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Small carnivores contribute to rat control in oil palm plantations

Verwilghen Aude, Raoul Francis, Naim Mohd, Aryawan A.A.K., Advento A.D., Sudharto Ps, Caliman Jean-Pierre, Giraudoux Patrick. 2016. Small carnivores contribute to rat control in oil palm plantations. In : Sustainable palm oil and climate change: The way forward through mitigation and adaptation. WWF, CIRAD, Smart agribusiness and food. Bali : ICOPE, 1 poster International Conference on Oil Palm and Environment (ICOPE 2016), Bali, Indonésie, 16 March 2016/18 March 2016.

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Matériel d'accompagnement : 1 résumé de poster

Abstract : Rapid expansion of oil palm cultivation in Southeast Asia raises concerns about biodiversity conservation. Moreover, rats are invasive pests in oil palm plantations, often causing substantial damages. In Indonesia, rat control is generally based on field treatment using anticoagulant rodenticides and/or on reinforcement of predation by barn owls (Tytoalba), by providing nest boxes within the plantation. Rodenticide use is costly for the producer and can indirectlypoison non-target species such as rat predators. Thus, biological control of rat pests should be promoted, both from conservation and production points of view. Within the assemblage of rat predators, small carnivores may contribute to rat population regulation. However the persistence of small carnivores within oil palm plantations, their habitat use, their diet and their contribution to rat control have been poorly investigated. We conducted a 3-year comparative study (2010-2012) in well-established oil palm plantations in Riau and Bangka provinces, in Indonesia: in both areas barn owl populationsare successfully reinforced, but in Riau rat populations have been maintained at an acceptable level without the use of rodenticide for more than 10 years, whereas in Bangka intensive rodenticide applications did not prevent high levels of rat damages. We compared those two contrasted systems in term of predator communities (barn owls and small carnivores) abundance and/or diet. In the poster, we will only present results related to small carnivores. Using a kilometric abundance index yielded from spotlight and faeces counts, we found that small carnivores were much more abundant in Riau plantations than in Bangka, and that the leopard cat (Prionailurus bengalensis) was the dominant species in Riau and absent from Bangka. Other species where found in our study sites, i.e. the common palm civet (Paradoxurus hermaphroditus), the Malay civet (Vivera tangalunga) and the small-toothed palm civet (Artogalidia trivirgata), but, from literature review, only the leopard cat is known to feed mainly on rats when available. We investigated the diet at community level and we did not detect no significant differences in frequency of occurrence (FO) or volume of small mammal's food items in the faeces of small carnivores between Bangka and Riau; however, we found that the importance of vegetal food items in the diet of small carnivores was greater (p=0.035) in Bangka (FO=51.1%) than in Riau, (FO=30.9%), thereby reflecting differences in predator community composition between both areas. Our results on small carnivore community composition, abundance and diet suggest that rat prey intake from this predator community would be less in Bangka plantations than in Riau. Prey-predators relationship in agricultural landscape is a complex issue. It is a challenge to determine if predation by a peculiar population or community, such as small carnivores, may be contingent to a low level ofprey, or may be a necessary factor to limit prey population. Broadly, our results suggest that barn owls cannot regulate rat population on their own, and that small carnivores probably play an important role, in the framework of a multi-factor hypothesis. Therefore, in a view to improve rat control, the producer should adapt agricultural practices and favor appropriate landuse in order to enhance small carnivores (notably leopard cats) within oil palm plantations. But many questions remain before to be able to give precise recommendations on this issue (Does rodenticide have the opposite effect to the one intended? How much does the leopard cat rely on forest habitat for survival in oil palm landscape? What would be the negative effects of leopard cat introduction on Bangka Island?. For more information on the land-use and habitat preference issue, another poster will investigate spatial distribution of small carnivores within oil palm plantations. (Texte intégral)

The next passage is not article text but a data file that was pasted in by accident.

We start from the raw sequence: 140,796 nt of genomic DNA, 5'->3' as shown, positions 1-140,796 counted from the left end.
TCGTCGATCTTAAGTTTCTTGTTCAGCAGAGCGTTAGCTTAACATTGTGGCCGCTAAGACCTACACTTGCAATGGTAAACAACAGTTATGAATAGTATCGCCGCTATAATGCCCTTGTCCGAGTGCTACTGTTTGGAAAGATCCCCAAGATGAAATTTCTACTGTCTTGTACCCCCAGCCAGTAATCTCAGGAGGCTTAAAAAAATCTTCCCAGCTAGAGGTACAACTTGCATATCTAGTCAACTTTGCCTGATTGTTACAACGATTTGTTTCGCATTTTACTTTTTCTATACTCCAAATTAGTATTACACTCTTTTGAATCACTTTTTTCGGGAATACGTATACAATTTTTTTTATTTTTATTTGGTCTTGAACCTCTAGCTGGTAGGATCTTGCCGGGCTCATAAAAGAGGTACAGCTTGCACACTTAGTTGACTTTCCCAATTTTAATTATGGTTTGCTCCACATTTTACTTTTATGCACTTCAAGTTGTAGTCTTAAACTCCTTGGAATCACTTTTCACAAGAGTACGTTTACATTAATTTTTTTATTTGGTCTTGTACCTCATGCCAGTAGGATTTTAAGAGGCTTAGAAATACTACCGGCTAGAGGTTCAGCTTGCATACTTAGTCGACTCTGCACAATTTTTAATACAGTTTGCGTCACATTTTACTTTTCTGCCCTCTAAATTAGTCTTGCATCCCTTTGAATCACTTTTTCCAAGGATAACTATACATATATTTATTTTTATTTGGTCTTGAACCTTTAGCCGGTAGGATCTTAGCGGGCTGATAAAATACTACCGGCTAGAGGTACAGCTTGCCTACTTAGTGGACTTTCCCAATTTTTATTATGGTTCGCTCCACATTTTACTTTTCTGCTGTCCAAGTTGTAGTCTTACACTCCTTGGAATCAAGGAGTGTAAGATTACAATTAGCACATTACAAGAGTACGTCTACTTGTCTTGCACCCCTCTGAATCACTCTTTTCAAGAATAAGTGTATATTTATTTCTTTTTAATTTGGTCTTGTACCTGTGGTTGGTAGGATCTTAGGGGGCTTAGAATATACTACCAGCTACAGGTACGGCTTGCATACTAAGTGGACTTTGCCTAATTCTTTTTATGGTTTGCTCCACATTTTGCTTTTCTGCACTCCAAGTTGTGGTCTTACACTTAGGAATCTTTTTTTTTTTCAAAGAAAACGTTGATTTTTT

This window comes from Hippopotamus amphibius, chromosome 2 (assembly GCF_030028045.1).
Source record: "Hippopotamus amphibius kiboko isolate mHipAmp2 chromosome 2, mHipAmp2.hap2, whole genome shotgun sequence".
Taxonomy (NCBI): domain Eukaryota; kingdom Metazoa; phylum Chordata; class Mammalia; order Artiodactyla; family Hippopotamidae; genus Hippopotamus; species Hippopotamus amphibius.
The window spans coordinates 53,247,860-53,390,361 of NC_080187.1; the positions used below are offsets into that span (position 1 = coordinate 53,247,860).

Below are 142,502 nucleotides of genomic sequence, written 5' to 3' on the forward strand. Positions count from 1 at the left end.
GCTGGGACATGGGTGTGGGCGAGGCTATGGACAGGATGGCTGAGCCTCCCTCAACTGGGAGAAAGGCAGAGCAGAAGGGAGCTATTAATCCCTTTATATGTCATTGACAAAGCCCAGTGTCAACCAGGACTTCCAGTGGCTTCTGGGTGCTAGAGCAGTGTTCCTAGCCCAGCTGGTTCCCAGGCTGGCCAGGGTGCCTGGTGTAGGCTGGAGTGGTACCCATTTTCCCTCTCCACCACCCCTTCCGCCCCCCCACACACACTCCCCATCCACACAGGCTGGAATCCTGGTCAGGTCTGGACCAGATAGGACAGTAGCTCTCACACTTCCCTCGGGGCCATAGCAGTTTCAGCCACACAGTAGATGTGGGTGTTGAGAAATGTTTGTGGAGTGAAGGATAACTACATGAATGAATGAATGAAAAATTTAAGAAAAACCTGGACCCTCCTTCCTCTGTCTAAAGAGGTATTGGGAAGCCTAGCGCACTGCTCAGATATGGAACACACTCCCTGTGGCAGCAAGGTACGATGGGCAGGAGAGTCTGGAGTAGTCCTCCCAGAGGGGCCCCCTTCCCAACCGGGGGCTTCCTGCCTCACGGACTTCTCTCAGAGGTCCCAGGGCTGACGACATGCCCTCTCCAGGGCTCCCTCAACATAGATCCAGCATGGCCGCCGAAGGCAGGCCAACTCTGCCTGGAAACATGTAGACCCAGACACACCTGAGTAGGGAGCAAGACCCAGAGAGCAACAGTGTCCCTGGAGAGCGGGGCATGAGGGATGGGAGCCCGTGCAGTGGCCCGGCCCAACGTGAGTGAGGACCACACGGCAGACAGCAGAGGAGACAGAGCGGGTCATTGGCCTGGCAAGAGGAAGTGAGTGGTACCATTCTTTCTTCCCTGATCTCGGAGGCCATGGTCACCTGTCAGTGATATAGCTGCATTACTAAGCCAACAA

Classification Agris : L20 - Animal ecology
H20 - Plant diseases

Auteurs et affiliations

  • Verwilghen Aude, CIRAD-PERSYST-UPR Systèmes de pérennes (FRA)
  • Raoul Francis, Université de Franche-Comté (FRA)
  • Naim Mohd, SMART Research Institute (IDN)
  • Aryawan A.A.K., SMART Research Institute (IDN)
  • Advento A.D., SMART Research Institute (IDN)
  • Sudharto Ps, SMART Research Institute (IDN)
  • Caliman Jean-Pierre, SMART Research Institute (IDN)
  • Giraudoux Patrick, Université de Franche-Comté (FRA)

Source : Cirad-Agritrop (https://agritrop.cirad.fr/580379/)

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